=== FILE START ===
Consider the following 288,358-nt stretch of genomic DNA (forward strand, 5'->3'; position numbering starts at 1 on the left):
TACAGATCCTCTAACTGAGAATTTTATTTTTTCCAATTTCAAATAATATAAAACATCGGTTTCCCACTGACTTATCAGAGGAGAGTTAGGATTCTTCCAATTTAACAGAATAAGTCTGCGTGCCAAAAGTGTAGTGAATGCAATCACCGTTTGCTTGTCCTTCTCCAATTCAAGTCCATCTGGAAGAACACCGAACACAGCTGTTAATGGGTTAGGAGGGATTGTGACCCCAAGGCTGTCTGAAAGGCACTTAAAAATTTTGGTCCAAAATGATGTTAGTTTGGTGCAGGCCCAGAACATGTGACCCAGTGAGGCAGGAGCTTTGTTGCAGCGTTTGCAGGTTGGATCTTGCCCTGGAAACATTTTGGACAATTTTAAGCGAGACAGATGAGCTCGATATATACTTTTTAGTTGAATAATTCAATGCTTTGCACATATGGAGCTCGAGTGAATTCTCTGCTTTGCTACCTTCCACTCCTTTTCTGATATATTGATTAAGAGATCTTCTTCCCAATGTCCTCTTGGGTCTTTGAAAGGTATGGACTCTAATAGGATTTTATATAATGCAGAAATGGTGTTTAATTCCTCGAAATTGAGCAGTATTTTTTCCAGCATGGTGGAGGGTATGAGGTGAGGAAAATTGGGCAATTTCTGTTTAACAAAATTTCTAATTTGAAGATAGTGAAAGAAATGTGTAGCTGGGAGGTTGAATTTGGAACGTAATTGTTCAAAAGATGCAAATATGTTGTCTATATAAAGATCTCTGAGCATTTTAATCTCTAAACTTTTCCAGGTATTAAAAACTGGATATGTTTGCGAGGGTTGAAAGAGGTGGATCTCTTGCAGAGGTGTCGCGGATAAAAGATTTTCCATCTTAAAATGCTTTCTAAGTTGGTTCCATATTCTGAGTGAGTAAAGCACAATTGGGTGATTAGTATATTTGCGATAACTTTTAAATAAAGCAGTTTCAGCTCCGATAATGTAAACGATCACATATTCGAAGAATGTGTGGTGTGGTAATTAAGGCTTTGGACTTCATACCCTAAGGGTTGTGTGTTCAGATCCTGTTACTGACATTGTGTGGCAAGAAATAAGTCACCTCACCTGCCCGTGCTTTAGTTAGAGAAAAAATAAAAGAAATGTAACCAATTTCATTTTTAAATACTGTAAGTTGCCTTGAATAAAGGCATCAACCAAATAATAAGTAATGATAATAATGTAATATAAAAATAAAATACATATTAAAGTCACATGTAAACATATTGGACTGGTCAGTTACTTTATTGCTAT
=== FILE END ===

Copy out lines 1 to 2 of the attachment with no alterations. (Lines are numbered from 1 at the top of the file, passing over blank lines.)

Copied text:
Consider the following 288,358-nt stretch of genomic DNA (forward strand, 5'->3'; position numbering starts at 1 on the left):
TACAGATCCTCTAACTGAGAATTTTATTTTTTCCAATTTCAAATAATATAAAACATCGGTTTCCCACTGACTTATCAGAGGAGAGTTAGGATTCTTCCAATTTAACAGAATAAGTCTGCGTGCCAAAAGTGTAGTGAATGCAATCACCGTTTGCTTGTCCTTCTCCAATTCAAGTCCATCTGGAAGAACACCGAACACAGCTGTTAATGGGTTAGGAGGGATTGTGACCCCAAGGCTGTCTGAAAGGCACTTAAAAATTTTGGTCCAAAATGATGTTAGTTTGGTGCAGGCCCAGAACATGTGACCCAGTGAGGCAGGAGCTTTGTTGCAGCGTTTGCAGGTTGGATCTTGCCCTGGAAACATTTTGGACAATTTTAAGCGAGACAGATGAGCTCGATATATACTTTTTAGTTGAATAATTCAATGCTTTGCACATATGGAGCTCGAGTGAATTCTCTGCTTTGCTACCTTCCACTCCTTTTCTGATATATTGATTAAGAGATCTTCTTCCCAATGTCCTCTTGGGTCTTTGAAAGGTATGGACTCTAATAGGATTTTATATAATGCAGAAATGGTGTTTAATTCCTCGAAATTGAGCAGTATTTTTTCCAGCATGGTGGAGGGTATGAGGTGAGGAAAATTGGGCAATTTCTGTTTAACAAAATTTCTAATTTGAAGATAGTGAAAGAAATGTGTAGCTGGGAGGTTGAATTTGGAACGTAATTGTTCAAAAGATGCAAATATGTTGTCTATATAAAGATCTCTGAGCATTTTAATCTCTAAACTTTTCCAGGTATTAAAAACTGGATATGTTTGCGAGGGTTGAAAGAGGTGGATCTCTTGCAGAGGTGTCGCGGATAAAAGATTTTCCATCTTAAAATGCTTTCTAAGTTGGTTCCATATTCTGAGTGAGTAAAGCACAATTGGGTGATTAGTATATTTGCGATAACTTTTAAATAAAGCAGTTTCAGCTCCGATAATGTAAACGATCACATATTCGAAGAATGTGTGGTGTGGTAATTAAGGCTTTGGACTTCATACCCTAAGGGTTGTGTGTTCAGATCCTGTTACTGACATTGTGTGGCAAGAAATAAGTCACCTCACCTGCCCGTGCTTTAGTTAGAGAAAAAATAAAAGAAATGTAACCAATTTCATTTTTAAATACTGTAAGTTGCCTTGAATAAAGGCATCAACCAAATAATAAGTAATGATAATAATGTAATATAAAAATAAAATACATATTAAAGTCACATGTAAACATATTGGACTGGTCAGTTACTTTATTGCTAT